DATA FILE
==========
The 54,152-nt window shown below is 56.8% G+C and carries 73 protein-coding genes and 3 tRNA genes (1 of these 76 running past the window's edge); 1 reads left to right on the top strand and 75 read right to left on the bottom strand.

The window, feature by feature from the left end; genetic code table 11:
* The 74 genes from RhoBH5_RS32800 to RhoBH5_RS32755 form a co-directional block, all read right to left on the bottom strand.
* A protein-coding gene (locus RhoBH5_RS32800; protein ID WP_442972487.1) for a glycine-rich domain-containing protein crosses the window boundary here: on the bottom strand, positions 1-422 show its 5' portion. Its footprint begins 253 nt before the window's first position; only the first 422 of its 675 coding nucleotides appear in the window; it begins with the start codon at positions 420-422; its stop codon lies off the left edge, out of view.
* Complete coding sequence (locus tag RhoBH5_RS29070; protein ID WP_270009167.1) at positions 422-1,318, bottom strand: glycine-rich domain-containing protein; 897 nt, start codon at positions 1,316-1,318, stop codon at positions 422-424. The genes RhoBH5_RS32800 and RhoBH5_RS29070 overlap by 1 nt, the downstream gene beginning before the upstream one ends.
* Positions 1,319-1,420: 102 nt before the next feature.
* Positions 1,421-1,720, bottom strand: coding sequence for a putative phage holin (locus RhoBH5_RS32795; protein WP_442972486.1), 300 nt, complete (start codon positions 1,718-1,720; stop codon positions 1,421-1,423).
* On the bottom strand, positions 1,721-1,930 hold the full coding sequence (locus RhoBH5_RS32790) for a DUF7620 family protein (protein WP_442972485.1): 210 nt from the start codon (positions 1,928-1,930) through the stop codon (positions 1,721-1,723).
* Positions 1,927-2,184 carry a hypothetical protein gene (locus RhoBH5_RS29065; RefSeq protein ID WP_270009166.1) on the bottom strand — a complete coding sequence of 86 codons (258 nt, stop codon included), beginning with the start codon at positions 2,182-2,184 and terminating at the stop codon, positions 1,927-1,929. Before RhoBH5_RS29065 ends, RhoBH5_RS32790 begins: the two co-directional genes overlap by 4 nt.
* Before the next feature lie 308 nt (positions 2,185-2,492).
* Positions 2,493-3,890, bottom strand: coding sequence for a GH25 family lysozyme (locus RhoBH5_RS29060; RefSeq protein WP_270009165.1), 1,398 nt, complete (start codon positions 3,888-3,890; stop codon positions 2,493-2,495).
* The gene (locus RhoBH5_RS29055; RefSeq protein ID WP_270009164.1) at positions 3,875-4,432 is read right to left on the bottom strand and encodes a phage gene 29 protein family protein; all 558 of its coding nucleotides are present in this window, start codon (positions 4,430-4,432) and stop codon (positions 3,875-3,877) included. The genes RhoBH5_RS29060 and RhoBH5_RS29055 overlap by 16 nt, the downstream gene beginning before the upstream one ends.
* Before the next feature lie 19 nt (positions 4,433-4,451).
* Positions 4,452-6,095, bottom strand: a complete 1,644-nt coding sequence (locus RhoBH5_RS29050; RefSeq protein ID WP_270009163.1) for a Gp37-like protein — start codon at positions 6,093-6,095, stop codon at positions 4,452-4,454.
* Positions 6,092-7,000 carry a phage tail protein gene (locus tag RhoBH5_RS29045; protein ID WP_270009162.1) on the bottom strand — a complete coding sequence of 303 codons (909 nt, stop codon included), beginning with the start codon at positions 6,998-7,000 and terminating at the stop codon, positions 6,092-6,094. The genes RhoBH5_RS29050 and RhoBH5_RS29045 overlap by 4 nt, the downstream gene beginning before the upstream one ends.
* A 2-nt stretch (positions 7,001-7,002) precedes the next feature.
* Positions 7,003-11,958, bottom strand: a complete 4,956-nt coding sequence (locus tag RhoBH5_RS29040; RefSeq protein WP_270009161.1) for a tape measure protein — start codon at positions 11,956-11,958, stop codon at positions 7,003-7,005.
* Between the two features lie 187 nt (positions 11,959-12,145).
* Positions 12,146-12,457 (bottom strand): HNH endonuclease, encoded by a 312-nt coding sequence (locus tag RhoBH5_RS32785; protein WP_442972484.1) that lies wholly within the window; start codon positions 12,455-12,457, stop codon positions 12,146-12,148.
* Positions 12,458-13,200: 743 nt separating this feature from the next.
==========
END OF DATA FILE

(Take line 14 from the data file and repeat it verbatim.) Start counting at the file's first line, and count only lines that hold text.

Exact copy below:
* Positions 4,452-6,095, bottom strand: a complete 1,644-nt coding sequence (locus RhoBH5_RS29050; RefSeq protein ID WP_270009163.1) for a Gp37-like protein — start codon at positions 6,093-6,095, stop codon at positions 4,452-4,454.